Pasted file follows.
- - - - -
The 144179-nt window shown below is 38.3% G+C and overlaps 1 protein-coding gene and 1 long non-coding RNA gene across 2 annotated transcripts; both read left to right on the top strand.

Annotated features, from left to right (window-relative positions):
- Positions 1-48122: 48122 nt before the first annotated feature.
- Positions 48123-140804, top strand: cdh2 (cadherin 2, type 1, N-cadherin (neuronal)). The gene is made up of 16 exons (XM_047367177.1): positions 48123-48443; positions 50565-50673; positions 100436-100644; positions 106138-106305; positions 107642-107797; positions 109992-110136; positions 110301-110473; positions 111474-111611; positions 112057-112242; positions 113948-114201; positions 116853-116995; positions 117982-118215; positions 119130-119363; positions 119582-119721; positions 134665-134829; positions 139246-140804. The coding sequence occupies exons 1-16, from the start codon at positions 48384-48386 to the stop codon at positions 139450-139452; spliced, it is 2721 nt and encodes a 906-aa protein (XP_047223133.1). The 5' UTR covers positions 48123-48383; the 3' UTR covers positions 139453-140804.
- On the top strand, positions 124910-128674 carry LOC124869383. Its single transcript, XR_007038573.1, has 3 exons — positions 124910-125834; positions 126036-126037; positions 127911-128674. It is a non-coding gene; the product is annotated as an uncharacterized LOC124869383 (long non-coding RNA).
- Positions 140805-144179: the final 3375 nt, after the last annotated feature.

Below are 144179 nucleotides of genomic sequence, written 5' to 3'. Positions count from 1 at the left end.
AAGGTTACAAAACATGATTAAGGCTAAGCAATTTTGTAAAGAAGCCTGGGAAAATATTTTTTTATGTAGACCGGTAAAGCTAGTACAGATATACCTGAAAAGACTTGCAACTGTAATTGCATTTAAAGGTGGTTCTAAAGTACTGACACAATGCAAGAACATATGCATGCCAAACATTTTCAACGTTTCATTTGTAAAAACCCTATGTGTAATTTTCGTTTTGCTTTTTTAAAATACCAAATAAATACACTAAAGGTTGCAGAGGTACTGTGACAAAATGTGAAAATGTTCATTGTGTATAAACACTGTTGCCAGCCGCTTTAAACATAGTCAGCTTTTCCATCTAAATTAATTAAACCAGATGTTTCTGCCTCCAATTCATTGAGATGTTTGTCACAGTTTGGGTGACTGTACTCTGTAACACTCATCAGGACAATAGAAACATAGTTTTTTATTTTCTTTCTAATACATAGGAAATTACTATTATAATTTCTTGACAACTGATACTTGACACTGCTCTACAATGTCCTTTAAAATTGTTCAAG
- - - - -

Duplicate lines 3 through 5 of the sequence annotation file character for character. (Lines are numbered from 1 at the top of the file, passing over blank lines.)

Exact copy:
- Positions 1-48122: 48122 nt before the first annotated feature.
- Positions 48123-140804, top strand: cdh2 (cadherin 2, type 1, N-cadherin (neuronal)). The gene is made up of 16 exons (XM_047367177.1): positions 48123-48443; positions 50565-50673; positions 100436-100644; positions 106138-106305; positions 107642-107797; positions 109992-110136; positions 110301-110473; positions 111474-111611; positions 112057-112242; positions 113948-114201; positions 116853-116995; positions 117982-118215; positions 119130-119363; positions 119582-119721; positions 134665-134829; positions 139246-140804. The coding sequence occupies exons 1-16, from the start codon at positions 48384-48386 to the stop codon at positions 139450-139452; spliced, it is 2721 nt and encodes a 906-aa protein (XP_047223133.1). The 5' UTR covers positions 48123-48383; the 3' UTR covers positions 139453-140804.
- On the top strand, positions 124910-128674 carry LOC124869383. Its single transcript, XR_007038573.1, has 3 exons — positions 124910-125834; positions 126036-126037; positions 127911-128674. It is a non-coding gene; the product is annotated as an uncharacterized LOC124869383 (long non-coding RNA).